This is tricky. Under the law, you can’t take away somebody else’s ownership of the business just because they can’t do the job. So here is what the law is in most states. When you own a small business, nobody can take away your right to ownership in the company, with a few exceptions for fraud and stuff like that. But let’s set that aside. So you own the company, but a lot of times, your ownership in the company doesn’t produce any benefit to you other than your job and the wages you receive from that job. So say, for example, you have two chiropractors, and they are 50-50 owners of an LLC. And if one of them is fired, they essentially lose the whole benefit they have in that chiropractic office. They would also stop working there, so it would probably generate less proceeds, but let’s just say that the main benefit of this small business is the wages you get from the job that you are able to work. So if somebody is fired, if a business owner is fired, they may lose all of the benefits of owning that company. Is that fair? The law has said, no, it is not. It is one thing for a person to be fired from a large, publicly held company like Apple, Google, Honeywell, Burger King, etc. But it is quite another thing. If a couple of business owners own a small business, they work in the business, and most of the benefit or the money they get is from their job. If you let another business owner fire them, you have essentially robbed that person of the entire benefit of owning a part of that company. So in small businesses, the law generally says you can’t fire them because that would take away their ownership benefit. Now, if you had a contract that said they could be fired, that is a different story.

What if There is No Contract?

But if there is no contract, the law says business owners have an expectation of employment in their company if that was given to them as part of their ownership of the company. So what are you supposed to do about this? If you can’t get along, well, here is one scenario. There was a business owner, and as he aged, he struggled with certain functions like using the computer, and that was exacerbated by the fact that the company continued to update its computer technology, and this senior owner had a difficult time learning the new technology and using it. And when this went to court, the judge basically said, “You don’t have a right to just fire this guy because he can’t do the job. You need to make reasonable accommodations for him. So, for example, get him an assistant who can help him with the software, and get him some training. And if he can’t do the job, find another job in the business that he can do.”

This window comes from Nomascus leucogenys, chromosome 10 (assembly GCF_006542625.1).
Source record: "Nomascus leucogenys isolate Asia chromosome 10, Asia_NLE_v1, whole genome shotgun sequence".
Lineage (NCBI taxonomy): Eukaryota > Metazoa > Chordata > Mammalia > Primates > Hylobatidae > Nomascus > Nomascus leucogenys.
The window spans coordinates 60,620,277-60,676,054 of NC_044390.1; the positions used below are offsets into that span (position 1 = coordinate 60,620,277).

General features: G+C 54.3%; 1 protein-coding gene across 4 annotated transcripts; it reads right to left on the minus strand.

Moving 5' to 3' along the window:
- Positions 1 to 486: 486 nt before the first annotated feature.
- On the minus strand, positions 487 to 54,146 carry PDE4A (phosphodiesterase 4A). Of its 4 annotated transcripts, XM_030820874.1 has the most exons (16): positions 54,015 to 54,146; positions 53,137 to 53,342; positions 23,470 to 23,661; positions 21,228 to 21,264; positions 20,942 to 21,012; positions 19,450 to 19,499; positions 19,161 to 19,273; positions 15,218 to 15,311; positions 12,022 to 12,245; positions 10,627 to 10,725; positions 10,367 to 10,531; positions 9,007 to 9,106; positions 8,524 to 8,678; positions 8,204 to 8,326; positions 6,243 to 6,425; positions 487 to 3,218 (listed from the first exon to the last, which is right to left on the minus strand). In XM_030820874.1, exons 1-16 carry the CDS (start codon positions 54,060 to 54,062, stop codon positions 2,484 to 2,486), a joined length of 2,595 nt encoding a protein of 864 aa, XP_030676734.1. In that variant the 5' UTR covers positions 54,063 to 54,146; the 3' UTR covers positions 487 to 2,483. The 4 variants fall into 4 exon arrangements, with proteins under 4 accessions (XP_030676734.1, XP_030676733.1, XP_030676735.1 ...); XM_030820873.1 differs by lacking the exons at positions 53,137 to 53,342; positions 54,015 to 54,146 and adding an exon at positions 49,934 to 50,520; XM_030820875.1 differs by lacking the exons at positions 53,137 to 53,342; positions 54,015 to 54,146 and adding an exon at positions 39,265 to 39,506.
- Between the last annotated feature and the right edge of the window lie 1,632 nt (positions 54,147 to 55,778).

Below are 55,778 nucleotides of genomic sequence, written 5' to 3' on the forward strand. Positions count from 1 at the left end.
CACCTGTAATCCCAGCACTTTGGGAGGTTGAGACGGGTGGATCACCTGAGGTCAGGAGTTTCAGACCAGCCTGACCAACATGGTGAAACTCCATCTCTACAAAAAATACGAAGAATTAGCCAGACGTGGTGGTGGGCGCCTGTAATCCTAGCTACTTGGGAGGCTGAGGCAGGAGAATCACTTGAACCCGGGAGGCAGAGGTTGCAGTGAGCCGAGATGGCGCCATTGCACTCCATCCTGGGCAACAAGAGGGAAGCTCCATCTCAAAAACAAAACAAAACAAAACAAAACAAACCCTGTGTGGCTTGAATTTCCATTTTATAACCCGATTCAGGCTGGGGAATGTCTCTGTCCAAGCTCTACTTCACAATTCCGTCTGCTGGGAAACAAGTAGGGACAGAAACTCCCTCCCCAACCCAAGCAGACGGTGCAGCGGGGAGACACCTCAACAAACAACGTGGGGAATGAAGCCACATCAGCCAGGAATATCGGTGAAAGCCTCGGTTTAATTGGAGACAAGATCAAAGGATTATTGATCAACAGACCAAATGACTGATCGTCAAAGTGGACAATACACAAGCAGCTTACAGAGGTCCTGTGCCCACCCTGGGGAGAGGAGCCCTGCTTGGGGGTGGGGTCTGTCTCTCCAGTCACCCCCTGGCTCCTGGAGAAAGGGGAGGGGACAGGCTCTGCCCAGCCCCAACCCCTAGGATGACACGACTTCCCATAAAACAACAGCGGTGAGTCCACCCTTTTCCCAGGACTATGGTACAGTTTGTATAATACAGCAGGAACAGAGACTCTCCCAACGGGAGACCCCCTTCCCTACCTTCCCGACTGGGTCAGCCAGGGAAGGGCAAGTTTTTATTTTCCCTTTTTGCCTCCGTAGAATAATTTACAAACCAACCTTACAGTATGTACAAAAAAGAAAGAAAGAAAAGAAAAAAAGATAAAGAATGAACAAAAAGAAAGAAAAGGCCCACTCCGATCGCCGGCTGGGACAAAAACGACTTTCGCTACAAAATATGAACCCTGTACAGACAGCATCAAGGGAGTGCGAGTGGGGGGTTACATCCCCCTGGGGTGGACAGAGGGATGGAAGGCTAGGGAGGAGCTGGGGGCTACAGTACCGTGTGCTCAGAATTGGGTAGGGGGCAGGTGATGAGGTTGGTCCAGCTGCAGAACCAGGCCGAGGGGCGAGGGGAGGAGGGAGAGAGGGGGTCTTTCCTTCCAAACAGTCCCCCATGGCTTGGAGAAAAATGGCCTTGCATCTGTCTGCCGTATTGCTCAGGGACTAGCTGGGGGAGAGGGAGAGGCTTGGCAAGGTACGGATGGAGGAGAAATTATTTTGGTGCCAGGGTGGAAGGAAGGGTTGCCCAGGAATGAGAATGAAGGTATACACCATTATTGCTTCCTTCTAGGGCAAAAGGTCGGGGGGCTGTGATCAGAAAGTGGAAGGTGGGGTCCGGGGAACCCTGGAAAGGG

So I think the takeaway here is that when you go into business with somebody, you are often stuck with them. And so, it is really important to be selective in the business partners you choose and then also to have in writing an agreement about how you will separate later and how you will handle different scenarios. Those scenarios might be you don’t get along, you don’t agree with the vision of the company, one of you aren’t doing a good job, at least in the opinion of the other owner, a divorce, a bankruptcy, incapacity, an injury that takes somebody off the job. All of those pieces are what is usually covered in an operating agreement and a buy-sell agreement.

So when setting up an LLC or a corporation, you usually have agreements among the owners about how to handle all of this stuff. The operating agreement in an LLC is the same as a Bylaws in a corporation; it basically sets all the internal rules. And then one optional add-on to that is called a buy-sell agreement. And that is where one owner can buy out the other in scenarios like death, bankruptcy, divorce, somebody not doing the job well, or other disagreements that might come up. Unfortunately, business owners often don’t do that in the beginning because they don’t want to spend the money on legal fees. They are trying to prove the business idea first. They are busy growing the business. And so often, I see if business owners don’t do it in the beginning; it gets put off until there is tension between the business owners. And that can be a very expensive and difficult time to try to resolve differences that have arisen. It is especially challenging, too, because often when there are issues, trust starts a road, and resentment builds. And so now you have those emotional aspects causing conflict and distraction in trying to put together a kind of like a prenup or a framework for separating as business owners. So if you are running a business now or you have business partners, and you don’t have an operating agreement and a buy-sell agreement. Now is a great time to get that in place while you are getting along with the other business owners.


So can you force a business partner out if you are not getting along? No. Except if your contract says so, you can follow the terms of the contract. Or if you go to court, a court can dissolve a business and force the partners out or force one to be bought out for a fair market value.


All right. Well, thank you for joining me here today. If you would like more information on me, you can find it at If you would like to follow us on other platforms, just search for Aaron Hall, Attorney, on the various other social media platforms. And if you have other questions, I would be happy to see about answering them in future YouTube live videos. Feel free to add them in the comments below. It was great talking with you today. I hope this was helpful, and let’s stay in touch. You can sign up at if you would like to receive those exclusive training videos for people who are trying to avoid common problems in small businesses. Have a great day.